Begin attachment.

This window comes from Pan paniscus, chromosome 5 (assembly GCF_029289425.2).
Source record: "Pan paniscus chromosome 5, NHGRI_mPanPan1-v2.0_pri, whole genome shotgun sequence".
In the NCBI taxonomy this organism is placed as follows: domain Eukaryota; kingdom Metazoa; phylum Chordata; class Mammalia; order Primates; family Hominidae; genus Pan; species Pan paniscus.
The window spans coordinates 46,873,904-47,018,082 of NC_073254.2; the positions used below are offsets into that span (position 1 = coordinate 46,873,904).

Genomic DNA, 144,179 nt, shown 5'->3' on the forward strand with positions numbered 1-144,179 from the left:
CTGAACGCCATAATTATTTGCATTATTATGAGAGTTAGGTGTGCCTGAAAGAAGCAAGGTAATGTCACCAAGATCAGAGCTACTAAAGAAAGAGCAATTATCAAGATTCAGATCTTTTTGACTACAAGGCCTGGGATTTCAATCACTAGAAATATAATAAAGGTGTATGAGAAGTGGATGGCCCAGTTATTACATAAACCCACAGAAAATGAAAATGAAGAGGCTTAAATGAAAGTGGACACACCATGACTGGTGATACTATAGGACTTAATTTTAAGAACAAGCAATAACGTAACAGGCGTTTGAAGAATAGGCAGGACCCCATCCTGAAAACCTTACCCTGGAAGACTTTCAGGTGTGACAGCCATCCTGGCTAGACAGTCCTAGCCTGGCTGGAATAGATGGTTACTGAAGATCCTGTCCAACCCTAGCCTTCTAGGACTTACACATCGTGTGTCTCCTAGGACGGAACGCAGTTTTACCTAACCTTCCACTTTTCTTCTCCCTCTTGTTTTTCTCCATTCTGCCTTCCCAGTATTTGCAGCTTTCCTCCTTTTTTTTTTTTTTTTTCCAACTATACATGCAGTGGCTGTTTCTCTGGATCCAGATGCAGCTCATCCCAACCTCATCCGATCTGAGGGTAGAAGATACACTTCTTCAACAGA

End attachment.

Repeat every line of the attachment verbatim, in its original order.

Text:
This window comes from Pan paniscus, chromosome 5 (assembly GCF_029289425.2).
Source record: "Pan paniscus chromosome 5, NHGRI_mPanPan1-v2.0_pri, whole genome shotgun sequence".
In the NCBI taxonomy this organism is placed as follows: domain Eukaryota; kingdom Metazoa; phylum Chordata; class Mammalia; order Primates; family Hominidae; genus Pan; species Pan paniscus.
The window spans coordinates 46,873,904-47,018,082 of NC_073254.2; the positions used below are offsets into that span (position 1 = coordinate 46,873,904).

Genomic DNA, 144,179 nt, shown 5'->3' on the forward strand with positions numbered 1-144,179 from the left:
CTGAACGCCATAATTATTTGCATTATTATGAGAGTTAGGTGTGCCTGAAAGAAGCAAGGTAATGTCACCAAGATCAGAGCTACTAAAGAAAGAGCAATTATCAAGATTCAGATCTTTTTGACTACAAGGCCTGGGATTTCAATCACTAGAAATATAATAAAGGTGTATGAGAAGTGGATGGCCCAGTTATTACATAAACCCACAGAAAATGAAAATGAAGAGGCTTAAATGAAAGTGGACACACCATGACTGGTGATACTATAGGACTTAATTTTAAGAACAAGCAATAACGTAACAGGCGTTTGAAGAATAGGCAGGACCCCATCCTGAAAACCTTACCCTGGAAGACTTTCAGGTGTGACAGCCATCCTGGCTAGACAGTCCTAGCCTGGCTGGAATAGATGGTTACTGAAGATCCTGTCCAACCCTAGCCTTCTAGGACTTACACATCGTGTGTCTCCTAGGACGGAACGCAGTTTTACCTAACCTTCCACTTTTCTTCTCCCTCTTGTTTTTCTCCATTCTGCCTTCCCAGTATTTGCAGCTTTCCTCCTTTTTTTTTTTTTTTTTCCAACTATACATGCAGTGGCTGTTTCTCTGGATCCAGATGCAGCTCATCCCAACCTCATCCGATCTGAGGGTAGAAGATACACTTCTTCAACAGA